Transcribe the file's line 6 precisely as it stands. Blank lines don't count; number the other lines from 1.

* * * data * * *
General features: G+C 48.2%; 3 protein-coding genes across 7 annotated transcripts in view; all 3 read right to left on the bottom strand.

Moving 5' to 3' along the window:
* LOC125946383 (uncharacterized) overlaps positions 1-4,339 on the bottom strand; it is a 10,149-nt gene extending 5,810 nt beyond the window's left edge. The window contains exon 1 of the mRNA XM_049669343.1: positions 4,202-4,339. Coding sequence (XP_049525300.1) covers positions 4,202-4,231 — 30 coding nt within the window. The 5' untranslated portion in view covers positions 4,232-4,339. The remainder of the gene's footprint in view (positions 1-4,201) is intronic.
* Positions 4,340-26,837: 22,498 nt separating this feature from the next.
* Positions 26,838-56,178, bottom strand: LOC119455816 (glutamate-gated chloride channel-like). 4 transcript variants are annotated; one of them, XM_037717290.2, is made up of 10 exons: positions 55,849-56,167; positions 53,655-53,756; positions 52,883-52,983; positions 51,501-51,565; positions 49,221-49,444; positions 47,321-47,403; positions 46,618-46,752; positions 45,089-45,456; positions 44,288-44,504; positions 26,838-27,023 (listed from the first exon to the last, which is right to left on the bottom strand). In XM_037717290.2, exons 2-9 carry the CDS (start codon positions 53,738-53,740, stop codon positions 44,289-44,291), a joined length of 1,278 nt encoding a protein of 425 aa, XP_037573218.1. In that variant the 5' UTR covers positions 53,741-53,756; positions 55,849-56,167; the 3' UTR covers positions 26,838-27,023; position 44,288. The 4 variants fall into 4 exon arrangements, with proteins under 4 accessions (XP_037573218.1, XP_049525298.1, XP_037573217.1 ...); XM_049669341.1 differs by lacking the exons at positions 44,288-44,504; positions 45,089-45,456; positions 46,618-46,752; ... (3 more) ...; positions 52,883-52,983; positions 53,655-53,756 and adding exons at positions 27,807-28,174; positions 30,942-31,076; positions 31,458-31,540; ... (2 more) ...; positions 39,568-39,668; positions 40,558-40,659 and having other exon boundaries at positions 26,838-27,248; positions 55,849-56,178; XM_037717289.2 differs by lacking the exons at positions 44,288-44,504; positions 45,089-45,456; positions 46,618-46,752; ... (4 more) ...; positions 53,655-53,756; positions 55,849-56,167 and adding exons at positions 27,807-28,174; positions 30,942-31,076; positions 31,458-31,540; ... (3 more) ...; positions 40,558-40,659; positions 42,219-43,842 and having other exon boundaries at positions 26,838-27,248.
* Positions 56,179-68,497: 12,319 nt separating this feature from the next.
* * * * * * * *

* Positions 56,179-68,497: 12,319 nt separating this feature from the next.